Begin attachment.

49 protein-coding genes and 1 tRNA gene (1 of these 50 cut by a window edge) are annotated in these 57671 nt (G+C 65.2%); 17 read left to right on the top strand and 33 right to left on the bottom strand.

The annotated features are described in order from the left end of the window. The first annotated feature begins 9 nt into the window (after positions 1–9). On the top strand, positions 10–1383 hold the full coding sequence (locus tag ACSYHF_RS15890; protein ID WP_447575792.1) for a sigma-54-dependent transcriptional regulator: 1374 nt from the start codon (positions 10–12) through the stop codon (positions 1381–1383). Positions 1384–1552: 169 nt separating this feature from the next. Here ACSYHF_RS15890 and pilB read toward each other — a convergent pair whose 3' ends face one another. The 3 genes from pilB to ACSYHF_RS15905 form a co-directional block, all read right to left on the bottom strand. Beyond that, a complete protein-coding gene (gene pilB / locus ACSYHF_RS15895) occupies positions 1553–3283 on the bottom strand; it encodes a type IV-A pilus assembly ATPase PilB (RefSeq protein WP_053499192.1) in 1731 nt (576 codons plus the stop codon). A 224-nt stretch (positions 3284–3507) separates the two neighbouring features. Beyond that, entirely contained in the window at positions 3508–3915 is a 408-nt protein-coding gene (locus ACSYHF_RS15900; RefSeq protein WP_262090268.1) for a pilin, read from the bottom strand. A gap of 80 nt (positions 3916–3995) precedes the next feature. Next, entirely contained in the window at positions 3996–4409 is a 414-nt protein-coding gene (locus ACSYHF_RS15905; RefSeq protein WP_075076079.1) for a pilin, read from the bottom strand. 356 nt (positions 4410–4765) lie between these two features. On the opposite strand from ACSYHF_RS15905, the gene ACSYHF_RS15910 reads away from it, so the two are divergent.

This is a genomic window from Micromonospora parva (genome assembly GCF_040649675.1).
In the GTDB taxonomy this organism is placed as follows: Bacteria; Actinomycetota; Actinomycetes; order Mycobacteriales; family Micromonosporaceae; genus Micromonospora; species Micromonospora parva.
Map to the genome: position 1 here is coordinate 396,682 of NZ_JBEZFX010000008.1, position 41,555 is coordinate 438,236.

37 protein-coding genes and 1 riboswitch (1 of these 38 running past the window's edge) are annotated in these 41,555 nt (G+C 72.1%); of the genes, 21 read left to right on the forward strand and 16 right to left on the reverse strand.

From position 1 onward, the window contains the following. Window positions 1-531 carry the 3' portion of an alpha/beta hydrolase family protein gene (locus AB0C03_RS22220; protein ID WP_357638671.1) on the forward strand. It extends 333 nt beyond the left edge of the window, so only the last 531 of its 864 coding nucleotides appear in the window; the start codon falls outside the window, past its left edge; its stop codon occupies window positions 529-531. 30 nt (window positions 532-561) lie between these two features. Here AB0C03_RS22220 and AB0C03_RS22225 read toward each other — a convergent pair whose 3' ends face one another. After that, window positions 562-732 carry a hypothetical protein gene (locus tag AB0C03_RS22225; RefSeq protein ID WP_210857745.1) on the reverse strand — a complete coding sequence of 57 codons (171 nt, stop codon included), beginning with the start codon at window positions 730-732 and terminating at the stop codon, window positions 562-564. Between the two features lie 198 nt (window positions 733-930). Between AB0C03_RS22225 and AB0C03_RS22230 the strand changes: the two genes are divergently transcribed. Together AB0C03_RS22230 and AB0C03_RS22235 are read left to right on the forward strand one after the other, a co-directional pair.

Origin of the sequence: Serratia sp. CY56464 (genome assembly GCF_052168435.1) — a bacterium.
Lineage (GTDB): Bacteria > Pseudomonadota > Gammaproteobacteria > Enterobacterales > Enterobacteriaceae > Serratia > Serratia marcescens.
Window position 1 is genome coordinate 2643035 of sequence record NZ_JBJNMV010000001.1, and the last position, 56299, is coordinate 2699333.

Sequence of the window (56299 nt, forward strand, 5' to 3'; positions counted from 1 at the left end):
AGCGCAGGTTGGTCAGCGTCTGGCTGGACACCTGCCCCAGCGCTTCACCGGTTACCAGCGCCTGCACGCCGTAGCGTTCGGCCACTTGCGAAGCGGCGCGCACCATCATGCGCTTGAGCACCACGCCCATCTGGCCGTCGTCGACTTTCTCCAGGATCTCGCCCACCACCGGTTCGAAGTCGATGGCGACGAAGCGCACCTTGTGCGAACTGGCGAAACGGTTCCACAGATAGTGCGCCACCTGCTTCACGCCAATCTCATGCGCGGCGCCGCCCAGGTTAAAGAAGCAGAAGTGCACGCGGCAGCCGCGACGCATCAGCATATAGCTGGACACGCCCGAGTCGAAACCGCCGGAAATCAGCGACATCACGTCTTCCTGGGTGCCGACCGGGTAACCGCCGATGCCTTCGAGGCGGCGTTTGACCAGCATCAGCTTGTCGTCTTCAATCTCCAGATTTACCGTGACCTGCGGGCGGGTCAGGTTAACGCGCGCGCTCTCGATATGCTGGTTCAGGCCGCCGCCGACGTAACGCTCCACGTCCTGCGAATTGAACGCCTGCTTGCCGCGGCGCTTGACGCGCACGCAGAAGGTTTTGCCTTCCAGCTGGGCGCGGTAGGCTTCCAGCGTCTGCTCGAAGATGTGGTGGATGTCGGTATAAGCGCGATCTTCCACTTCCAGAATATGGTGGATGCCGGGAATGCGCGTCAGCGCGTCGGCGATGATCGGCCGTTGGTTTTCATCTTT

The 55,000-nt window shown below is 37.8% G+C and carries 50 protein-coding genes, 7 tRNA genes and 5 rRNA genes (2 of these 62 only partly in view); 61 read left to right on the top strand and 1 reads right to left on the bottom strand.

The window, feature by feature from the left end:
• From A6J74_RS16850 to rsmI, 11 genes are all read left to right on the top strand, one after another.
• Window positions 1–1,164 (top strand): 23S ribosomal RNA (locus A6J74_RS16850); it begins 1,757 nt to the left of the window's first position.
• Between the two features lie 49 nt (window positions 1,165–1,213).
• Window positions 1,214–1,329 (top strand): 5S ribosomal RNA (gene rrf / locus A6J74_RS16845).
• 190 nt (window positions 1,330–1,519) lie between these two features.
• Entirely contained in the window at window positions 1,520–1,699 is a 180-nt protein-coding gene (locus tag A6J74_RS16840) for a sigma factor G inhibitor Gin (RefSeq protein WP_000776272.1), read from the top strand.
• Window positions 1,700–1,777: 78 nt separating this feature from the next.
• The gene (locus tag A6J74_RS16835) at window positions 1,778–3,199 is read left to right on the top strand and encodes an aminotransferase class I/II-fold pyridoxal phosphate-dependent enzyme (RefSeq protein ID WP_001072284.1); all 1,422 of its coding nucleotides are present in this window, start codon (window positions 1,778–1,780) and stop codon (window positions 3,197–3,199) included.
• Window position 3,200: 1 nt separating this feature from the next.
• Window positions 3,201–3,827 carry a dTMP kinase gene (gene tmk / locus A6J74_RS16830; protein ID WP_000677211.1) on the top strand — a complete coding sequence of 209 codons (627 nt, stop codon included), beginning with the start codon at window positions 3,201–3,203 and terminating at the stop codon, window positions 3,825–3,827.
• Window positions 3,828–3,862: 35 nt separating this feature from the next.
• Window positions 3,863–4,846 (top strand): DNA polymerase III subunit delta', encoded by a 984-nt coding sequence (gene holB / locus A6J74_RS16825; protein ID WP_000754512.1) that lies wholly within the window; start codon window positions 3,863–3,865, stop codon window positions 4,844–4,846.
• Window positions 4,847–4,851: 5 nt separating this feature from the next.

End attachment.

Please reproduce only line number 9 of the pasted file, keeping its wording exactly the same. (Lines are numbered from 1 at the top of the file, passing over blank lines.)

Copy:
Lineage (GTDB): Bacteria > Pseudomonadota > Gammaproteobacteria > Enterobacterales > Enterobacteriaceae > Serratia > Serratia marcescens.